Overcoming Binge Eating: Moving from Self-Loathing to Self-Care

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compulsive binge eating quote geneen rothMoving from self-loathing to self-care can seem an impossible task when binge eating has a grip on your life.  At the MEDA (Multi-service Eating Disorder Association) conference this past week, Marsha Hudnall and I presented on this topic and here are a few highlights.

Binge eating leads many women towards self-loathing and hopelessness.

The binge eating seems stronger than the power to control it. Feelings of being held captive by the habitual behaviors and helpless to make changes can take over and lead to frustration, shut down and depression.

It is possible to learn specific strategies to reduce self-loathing through mindfulness tools, visualization and cognitive restructuring.  The process of self-care starts with feeding yourself well and in a predictable way.

Increase Self-Care to Overcome Binge Eating

  • Know that dieting is a common trigger for bingeing
  • Work on developing a normal, healthy relationship with food and taking the focus off of weight loss
  • Eat regular, balanced meals every 3-5 hours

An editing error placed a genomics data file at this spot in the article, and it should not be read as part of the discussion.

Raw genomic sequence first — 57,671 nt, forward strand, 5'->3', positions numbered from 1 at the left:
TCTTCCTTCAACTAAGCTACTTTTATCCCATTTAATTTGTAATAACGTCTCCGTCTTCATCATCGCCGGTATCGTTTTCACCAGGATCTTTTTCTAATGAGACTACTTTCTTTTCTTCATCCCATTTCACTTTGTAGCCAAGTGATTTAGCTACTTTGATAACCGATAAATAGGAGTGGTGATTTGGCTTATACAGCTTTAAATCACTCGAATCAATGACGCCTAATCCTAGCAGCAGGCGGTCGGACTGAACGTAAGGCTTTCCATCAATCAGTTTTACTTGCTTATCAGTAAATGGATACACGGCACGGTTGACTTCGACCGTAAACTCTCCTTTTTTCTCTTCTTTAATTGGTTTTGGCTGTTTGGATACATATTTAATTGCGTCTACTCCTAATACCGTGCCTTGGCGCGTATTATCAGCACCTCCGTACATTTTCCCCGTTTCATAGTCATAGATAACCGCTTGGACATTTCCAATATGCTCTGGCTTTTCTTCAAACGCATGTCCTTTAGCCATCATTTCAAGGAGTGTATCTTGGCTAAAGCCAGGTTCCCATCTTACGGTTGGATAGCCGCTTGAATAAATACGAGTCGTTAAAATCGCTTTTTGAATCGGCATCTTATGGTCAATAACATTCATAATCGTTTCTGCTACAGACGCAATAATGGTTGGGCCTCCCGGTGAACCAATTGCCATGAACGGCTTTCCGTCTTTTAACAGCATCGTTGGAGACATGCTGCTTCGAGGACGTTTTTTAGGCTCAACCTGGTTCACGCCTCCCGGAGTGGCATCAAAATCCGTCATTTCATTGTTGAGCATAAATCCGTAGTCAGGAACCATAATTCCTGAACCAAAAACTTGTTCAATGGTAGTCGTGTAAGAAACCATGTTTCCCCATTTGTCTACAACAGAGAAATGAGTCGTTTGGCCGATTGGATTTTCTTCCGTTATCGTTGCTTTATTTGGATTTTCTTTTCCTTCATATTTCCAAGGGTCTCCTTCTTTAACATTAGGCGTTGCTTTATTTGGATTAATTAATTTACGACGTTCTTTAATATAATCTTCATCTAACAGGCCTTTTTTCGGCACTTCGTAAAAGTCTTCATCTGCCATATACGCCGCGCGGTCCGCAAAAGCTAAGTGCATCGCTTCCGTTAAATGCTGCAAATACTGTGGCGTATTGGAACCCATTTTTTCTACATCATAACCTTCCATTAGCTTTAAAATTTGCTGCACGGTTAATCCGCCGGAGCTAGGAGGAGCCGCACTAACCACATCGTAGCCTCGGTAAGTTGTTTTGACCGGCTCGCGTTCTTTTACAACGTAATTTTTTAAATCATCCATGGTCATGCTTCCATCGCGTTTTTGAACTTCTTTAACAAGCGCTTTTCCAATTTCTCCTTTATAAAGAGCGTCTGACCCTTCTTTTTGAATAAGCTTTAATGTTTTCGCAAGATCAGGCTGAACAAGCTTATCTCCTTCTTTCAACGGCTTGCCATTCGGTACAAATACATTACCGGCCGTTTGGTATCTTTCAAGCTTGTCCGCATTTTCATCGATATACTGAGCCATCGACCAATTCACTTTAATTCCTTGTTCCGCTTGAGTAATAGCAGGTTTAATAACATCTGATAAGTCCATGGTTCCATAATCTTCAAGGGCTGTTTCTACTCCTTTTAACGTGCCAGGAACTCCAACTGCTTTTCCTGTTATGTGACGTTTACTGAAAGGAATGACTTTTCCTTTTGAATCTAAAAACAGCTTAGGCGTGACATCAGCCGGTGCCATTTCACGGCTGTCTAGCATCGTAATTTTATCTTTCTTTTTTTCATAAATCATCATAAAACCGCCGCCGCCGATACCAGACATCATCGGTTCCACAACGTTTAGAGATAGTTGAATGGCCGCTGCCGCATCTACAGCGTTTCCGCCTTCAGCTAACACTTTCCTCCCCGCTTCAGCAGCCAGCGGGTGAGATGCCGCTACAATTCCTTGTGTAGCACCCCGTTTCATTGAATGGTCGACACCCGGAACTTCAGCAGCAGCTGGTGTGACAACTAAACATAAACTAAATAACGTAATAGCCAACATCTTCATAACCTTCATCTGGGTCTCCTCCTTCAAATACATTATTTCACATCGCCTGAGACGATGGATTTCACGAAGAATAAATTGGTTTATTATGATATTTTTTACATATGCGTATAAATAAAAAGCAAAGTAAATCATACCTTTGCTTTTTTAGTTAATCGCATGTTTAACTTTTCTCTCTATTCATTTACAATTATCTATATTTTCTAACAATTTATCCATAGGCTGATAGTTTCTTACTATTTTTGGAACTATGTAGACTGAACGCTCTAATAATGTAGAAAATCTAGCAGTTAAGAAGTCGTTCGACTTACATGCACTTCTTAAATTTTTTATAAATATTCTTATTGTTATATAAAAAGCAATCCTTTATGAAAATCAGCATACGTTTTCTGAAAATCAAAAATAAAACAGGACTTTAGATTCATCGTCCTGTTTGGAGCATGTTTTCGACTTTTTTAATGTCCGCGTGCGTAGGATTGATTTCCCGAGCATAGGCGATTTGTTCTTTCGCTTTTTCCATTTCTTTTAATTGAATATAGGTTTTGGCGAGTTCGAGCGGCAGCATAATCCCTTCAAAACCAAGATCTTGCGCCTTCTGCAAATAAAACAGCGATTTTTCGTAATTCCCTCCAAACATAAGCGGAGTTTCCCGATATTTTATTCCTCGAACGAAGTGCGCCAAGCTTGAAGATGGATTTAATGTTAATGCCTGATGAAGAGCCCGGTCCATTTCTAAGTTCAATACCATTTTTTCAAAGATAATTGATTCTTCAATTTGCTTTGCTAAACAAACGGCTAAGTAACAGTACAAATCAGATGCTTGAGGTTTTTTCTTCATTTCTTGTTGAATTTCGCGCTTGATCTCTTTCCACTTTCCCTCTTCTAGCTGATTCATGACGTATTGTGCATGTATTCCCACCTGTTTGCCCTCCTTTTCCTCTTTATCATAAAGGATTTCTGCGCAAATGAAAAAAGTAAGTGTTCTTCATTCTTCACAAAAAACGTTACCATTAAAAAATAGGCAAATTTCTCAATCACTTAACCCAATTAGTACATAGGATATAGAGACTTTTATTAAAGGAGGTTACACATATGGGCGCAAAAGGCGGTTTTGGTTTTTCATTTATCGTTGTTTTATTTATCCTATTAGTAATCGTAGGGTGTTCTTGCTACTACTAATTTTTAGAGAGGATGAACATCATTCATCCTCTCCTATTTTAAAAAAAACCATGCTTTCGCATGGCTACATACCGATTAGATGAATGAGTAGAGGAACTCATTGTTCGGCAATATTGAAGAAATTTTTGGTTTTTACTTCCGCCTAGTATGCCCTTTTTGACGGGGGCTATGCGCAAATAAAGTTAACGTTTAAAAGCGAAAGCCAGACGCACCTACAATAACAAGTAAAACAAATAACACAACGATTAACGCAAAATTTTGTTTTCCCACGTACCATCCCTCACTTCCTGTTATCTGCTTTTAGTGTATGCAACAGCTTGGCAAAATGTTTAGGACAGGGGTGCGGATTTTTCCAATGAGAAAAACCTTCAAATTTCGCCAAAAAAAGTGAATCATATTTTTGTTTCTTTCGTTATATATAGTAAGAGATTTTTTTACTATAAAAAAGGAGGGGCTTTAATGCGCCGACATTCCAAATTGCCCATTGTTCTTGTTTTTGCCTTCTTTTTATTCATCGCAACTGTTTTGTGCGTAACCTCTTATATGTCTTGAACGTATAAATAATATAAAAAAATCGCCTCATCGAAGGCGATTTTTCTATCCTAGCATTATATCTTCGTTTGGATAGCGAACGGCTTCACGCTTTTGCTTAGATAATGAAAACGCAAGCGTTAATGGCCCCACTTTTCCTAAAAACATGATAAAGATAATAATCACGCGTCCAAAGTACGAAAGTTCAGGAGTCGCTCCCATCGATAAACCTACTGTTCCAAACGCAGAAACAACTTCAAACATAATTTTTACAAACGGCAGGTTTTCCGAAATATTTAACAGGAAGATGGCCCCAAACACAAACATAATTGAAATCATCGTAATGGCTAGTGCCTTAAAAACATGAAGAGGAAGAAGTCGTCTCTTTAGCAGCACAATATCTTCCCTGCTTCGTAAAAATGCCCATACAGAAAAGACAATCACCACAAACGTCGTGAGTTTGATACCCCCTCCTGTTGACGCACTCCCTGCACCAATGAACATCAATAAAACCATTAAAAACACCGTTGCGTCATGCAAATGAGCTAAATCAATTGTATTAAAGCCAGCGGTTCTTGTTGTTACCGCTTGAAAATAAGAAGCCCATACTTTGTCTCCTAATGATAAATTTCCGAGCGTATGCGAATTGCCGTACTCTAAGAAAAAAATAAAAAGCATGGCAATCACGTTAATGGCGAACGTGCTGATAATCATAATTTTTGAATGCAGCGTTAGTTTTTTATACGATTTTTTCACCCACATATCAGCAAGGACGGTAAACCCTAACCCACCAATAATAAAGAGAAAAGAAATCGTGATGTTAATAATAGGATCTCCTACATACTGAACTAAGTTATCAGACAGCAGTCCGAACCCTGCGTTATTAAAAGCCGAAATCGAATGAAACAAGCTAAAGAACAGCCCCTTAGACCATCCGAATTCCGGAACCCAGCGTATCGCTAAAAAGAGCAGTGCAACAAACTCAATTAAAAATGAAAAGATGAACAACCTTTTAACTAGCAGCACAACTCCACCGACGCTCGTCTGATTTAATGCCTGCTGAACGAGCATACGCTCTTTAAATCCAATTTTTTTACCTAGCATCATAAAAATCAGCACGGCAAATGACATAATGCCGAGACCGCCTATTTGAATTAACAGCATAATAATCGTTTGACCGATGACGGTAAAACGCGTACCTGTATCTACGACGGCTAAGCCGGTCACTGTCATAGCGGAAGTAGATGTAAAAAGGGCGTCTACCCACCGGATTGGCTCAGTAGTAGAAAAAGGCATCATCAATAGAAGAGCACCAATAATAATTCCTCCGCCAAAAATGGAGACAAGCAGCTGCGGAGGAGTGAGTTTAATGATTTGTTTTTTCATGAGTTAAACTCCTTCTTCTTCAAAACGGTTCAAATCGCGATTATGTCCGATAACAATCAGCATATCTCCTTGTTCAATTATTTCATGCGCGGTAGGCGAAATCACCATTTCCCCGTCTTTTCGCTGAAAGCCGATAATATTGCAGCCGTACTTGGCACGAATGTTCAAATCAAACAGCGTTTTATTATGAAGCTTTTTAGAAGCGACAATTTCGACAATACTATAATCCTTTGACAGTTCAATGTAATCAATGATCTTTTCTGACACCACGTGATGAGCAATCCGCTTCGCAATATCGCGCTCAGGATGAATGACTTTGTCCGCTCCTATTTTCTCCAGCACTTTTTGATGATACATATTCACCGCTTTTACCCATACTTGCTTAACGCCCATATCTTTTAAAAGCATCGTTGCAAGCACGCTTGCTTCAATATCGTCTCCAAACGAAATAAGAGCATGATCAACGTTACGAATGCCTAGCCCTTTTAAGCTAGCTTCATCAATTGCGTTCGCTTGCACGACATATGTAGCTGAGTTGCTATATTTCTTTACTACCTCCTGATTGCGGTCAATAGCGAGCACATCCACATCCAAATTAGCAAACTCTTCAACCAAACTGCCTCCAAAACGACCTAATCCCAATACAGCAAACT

• Practice mindful eating

Reducing Self-Loathing Caused By Binge Eating

  • Use thought stopping to intervene on negative self talk
  • Connect with your senses
  • Schedule time to explore happiness
  • Meditate or spend  time journaling

Experimenting with some of these strategies can be the first step towards overcoming binge eating.

What is one step you can do to increase self-care?


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About the Author

Marsha Hudnall, MS, RDN, CD

If you’re looking for an embodiment of dedication disguised as obsession, look no further. Marsha is a registered dietitian who has spent the last four decades working to help women give up dieting rules and understand how to truly take care of themselves. Her mission in life is to help women learn to enjoy eating and living well, without worries about their weight. She encourages women to embrace their love of food, which you might call being a foodie. If so, it’s appropriate because being a foodie means you pay attention when you eat. That’s a recipe made in heaven for eating well. Marsha is the President and Co-Owner of Green Mountain at Fox Run.

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